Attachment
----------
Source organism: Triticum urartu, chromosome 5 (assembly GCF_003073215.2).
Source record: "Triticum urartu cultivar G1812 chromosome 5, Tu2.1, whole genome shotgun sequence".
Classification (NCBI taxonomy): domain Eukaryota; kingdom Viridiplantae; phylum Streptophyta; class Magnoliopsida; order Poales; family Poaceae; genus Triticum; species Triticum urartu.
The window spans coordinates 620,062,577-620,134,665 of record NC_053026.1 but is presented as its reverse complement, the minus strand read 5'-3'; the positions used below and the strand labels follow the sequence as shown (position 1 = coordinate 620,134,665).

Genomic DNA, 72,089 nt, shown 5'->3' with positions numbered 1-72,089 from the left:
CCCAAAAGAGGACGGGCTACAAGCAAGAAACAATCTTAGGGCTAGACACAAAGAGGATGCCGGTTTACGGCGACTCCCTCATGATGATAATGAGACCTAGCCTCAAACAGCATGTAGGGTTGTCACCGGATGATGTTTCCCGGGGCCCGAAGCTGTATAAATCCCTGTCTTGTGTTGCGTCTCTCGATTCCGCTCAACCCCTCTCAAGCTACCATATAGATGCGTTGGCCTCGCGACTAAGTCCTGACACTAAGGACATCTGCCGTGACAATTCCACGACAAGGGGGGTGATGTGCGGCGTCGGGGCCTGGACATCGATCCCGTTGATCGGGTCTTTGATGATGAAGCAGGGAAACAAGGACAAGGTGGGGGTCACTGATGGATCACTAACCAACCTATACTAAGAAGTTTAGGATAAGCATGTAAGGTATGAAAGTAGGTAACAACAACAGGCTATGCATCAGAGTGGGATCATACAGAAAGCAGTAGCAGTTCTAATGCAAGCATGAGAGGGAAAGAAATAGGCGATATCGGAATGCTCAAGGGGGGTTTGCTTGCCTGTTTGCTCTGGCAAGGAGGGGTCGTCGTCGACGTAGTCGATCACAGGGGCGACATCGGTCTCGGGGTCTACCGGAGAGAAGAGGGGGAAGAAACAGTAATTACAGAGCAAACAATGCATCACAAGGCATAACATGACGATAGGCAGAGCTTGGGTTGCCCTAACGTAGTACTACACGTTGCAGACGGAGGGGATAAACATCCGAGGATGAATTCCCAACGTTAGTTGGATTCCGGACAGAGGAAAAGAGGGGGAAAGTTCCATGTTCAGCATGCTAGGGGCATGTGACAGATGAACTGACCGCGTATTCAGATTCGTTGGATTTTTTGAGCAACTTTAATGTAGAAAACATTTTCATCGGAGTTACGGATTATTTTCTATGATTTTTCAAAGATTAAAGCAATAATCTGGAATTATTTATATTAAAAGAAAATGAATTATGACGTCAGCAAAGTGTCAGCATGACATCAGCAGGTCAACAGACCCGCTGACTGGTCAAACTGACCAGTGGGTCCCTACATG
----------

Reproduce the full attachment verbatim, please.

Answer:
Source organism: Triticum urartu, chromosome 5 (assembly GCF_003073215.2).
Source record: "Triticum urartu cultivar G1812 chromosome 5, Tu2.1, whole genome shotgun sequence".
Classification (NCBI taxonomy): domain Eukaryota; kingdom Viridiplantae; phylum Streptophyta; class Magnoliopsida; order Poales; family Poaceae; genus Triticum; species Triticum urartu.
The window spans coordinates 620,062,577-620,134,665 of record NC_053026.1 but is presented as its reverse complement, the minus strand read 5'-3'; the positions used below and the strand labels follow the sequence as shown (position 1 = coordinate 620,134,665).

Genomic DNA, 72,089 nt, shown 5'->3' with positions numbered 1-72,089 from the left:
CCCAAAAGAGGACGGGCTACAAGCAAGAAACAATCTTAGGGCTAGACACAAAGAGGATGCCGGTTTACGGCGACTCCCTCATGATGATAATGAGACCTAGCCTCAAACAGCATGTAGGGTTGTCACCGGATGATGTTTCCCGGGGCCCGAAGCTGTATAAATCCCTGTCTTGTGTTGCGTCTCTCGATTCCGCTCAACCCCTCTCAAGCTACCATATAGATGCGTTGGCCTCGCGACTAAGTCCTGACACTAAGGACATCTGCCGTGACAATTCCACGACAAGGGGGGTGATGTGCGGCGTCGGGGCCTGGACATCGATCCCGTTGATCGGGTCTTTGATGATGAAGCAGGGAAACAAGGACAAGGTGGGGGTCACTGATGGATCACTAACCAACCTATACTAAGAAGTTTAGGATAAGCATGTAAGGTATGAAAGTAGGTAACAACAACAGGCTATGCATCAGAGTGGGATCATACAGAAAGCAGTAGCAGTTCTAATGCAAGCATGAGAGGGAAAGAAATAGGCGATATCGGAATGCTCAAGGGGGGTTTGCTTGCCTGTTTGCTCTGGCAAGGAGGGGTCGTCGTCGACGTAGTCGATCACAGGGGCGACATCGGTCTCGGGGTCTACCGGAGAGAAGAGGGGGAAGAAACAGTAATTACAGAGCAAACAATGCATCACAAGGCATAACATGACGATAGGCAGAGCTTGGGTTGCCCTAACGTAGTACTACACGTTGCAGACGGAGGGGATAAACATCCGAGGATGAATTCCCAACGTTAGTTGGATTCCGGACAGAGGAAAAGAGGGGGAAAGTTCCATGTTCAGCATGCTAGGGGCATGTGACAGATGAACTGACCGCGTATTCAGATTCGTTGGATTTTTTGAGCAACTTTAATGTAGAAAACATTTTCATCGGAGTTACGGATTATTTTCTATGATTTTTCAAAGATTAAAGCAATAATCTGGAATTATTTATATTAAAAGAAAATGAATTATGACGTCAGCAAAGTGTCAGCATGACATCAGCAGGTCAACAGACCCGCTGACTGGTCAAACTGACCAGTGGGTCCCTACATG